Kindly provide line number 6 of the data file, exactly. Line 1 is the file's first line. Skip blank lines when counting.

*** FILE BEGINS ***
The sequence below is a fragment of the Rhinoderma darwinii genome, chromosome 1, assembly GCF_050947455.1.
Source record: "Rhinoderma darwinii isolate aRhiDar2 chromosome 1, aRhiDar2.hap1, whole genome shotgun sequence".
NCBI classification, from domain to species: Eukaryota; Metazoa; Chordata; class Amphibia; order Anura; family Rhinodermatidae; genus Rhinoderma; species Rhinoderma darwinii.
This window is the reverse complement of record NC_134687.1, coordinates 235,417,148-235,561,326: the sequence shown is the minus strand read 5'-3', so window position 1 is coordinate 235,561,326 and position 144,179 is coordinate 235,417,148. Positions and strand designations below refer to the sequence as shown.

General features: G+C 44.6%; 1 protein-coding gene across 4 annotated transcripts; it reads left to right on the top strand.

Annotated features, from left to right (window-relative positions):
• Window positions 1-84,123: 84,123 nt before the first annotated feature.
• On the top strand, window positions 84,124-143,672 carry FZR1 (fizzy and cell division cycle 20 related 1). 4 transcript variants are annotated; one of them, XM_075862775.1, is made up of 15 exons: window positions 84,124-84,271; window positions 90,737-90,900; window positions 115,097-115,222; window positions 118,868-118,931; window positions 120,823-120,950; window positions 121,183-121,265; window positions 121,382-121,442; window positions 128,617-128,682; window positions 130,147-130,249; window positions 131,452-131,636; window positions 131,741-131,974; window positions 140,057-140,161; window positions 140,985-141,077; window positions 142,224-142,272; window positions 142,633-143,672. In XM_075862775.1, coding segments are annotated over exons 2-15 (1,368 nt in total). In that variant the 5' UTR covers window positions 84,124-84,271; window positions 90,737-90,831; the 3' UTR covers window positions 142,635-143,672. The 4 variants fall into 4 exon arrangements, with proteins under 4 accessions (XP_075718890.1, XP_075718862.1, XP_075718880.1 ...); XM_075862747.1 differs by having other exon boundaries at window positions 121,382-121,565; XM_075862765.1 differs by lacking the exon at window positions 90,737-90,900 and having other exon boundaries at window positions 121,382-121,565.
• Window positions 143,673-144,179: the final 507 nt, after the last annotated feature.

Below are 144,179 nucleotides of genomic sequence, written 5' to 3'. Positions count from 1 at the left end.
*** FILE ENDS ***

Annotated features, from left to right (window-relative positions):